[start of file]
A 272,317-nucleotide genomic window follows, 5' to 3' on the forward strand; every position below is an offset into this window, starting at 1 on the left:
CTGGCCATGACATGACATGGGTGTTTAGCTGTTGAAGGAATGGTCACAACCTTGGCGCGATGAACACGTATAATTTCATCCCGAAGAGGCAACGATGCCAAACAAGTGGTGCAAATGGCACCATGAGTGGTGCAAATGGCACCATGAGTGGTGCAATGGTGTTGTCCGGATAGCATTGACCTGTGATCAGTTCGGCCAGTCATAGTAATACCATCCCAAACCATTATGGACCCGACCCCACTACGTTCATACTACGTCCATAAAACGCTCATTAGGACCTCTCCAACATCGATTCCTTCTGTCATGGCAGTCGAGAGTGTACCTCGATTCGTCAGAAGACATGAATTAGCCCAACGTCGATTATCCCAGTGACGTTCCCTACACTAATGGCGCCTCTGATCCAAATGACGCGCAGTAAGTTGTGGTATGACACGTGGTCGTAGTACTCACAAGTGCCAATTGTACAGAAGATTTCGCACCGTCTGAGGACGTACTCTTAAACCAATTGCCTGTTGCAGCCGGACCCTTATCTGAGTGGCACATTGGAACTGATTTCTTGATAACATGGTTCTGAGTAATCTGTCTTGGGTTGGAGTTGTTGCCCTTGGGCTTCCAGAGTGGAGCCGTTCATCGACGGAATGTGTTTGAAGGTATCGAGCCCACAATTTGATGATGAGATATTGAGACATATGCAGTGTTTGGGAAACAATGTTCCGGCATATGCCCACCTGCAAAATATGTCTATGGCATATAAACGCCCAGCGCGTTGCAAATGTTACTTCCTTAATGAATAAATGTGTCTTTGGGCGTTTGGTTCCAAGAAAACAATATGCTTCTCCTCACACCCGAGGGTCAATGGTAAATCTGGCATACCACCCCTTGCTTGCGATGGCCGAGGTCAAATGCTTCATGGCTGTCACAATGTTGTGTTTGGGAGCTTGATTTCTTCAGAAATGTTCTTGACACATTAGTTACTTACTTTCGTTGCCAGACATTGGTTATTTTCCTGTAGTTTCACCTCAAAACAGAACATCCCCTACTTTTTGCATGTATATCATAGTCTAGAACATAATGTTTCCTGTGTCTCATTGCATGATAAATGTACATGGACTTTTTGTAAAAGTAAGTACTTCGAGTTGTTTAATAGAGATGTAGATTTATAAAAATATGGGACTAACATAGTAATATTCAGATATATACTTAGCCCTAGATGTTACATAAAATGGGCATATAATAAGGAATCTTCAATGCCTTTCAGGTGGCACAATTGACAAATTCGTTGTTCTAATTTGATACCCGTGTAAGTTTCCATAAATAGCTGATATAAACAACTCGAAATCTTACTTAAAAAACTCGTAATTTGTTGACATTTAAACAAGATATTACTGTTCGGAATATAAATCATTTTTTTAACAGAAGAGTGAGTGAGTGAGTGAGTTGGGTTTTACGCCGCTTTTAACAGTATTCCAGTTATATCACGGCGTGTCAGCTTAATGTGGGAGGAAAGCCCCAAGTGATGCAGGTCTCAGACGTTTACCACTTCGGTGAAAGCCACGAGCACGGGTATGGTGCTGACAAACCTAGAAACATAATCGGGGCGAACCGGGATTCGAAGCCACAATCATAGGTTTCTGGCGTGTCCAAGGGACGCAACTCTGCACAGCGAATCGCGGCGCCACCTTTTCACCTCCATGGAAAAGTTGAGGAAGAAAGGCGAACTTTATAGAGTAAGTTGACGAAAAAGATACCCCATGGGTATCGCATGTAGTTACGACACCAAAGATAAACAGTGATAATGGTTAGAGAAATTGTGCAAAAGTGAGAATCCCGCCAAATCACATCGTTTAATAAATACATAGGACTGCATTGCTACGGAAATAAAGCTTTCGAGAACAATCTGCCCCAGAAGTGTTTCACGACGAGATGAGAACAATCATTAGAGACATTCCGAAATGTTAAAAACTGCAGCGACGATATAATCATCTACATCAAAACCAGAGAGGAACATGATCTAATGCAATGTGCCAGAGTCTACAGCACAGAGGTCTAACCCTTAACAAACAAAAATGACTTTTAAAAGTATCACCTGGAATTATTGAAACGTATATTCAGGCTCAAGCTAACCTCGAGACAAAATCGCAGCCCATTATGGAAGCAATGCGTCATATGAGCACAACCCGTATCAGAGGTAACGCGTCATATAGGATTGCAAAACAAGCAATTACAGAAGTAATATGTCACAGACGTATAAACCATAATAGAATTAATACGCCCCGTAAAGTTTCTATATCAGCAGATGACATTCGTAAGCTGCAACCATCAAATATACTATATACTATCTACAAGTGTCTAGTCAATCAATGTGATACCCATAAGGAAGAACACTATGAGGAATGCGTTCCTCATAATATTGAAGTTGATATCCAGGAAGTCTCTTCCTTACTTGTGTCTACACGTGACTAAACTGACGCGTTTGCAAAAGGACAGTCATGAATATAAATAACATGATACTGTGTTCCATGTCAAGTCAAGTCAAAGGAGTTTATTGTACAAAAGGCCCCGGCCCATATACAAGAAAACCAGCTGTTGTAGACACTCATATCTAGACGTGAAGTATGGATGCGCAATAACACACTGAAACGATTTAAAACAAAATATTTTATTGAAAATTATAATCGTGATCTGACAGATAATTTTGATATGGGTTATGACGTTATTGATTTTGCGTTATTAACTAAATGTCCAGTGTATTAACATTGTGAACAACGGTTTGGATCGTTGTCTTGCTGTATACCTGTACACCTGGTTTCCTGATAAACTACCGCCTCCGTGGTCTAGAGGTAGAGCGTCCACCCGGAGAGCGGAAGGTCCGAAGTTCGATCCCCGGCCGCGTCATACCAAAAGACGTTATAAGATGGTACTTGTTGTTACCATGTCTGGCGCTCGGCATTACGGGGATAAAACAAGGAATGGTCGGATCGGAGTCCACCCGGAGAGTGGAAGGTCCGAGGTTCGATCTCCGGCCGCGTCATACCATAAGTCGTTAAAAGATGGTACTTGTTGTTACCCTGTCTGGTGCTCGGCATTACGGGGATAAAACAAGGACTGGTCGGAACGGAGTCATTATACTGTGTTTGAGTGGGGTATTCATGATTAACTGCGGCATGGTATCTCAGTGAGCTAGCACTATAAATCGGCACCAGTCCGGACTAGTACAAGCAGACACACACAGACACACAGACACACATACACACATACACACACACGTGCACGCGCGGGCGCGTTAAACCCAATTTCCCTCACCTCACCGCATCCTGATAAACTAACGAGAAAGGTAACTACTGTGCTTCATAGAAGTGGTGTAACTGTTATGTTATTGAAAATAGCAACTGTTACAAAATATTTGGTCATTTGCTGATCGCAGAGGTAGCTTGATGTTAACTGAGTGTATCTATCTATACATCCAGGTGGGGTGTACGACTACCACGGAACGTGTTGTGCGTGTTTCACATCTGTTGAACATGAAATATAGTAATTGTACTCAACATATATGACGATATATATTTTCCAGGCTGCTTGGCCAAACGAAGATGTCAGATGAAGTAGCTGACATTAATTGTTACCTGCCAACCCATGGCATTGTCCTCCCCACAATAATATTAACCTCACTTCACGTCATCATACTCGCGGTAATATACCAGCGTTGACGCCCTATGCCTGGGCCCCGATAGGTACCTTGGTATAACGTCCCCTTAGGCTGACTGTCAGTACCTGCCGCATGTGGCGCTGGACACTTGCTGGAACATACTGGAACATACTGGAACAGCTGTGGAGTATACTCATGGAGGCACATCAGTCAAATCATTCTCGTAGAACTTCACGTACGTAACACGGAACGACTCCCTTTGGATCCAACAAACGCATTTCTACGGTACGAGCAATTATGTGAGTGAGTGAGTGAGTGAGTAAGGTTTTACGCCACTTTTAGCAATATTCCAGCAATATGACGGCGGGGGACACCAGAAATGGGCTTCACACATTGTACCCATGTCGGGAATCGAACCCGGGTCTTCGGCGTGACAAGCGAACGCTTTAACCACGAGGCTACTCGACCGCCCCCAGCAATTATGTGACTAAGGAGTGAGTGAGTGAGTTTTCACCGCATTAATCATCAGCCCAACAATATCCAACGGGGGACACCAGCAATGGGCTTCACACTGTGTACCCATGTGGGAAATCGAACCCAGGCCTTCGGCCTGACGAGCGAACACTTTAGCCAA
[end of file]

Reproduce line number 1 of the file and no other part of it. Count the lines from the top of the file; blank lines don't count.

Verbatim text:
A 272,317-nucleotide genomic window follows, 5' to 3' on the forward strand; every position below is an offset into this window, starting at 1 on the left: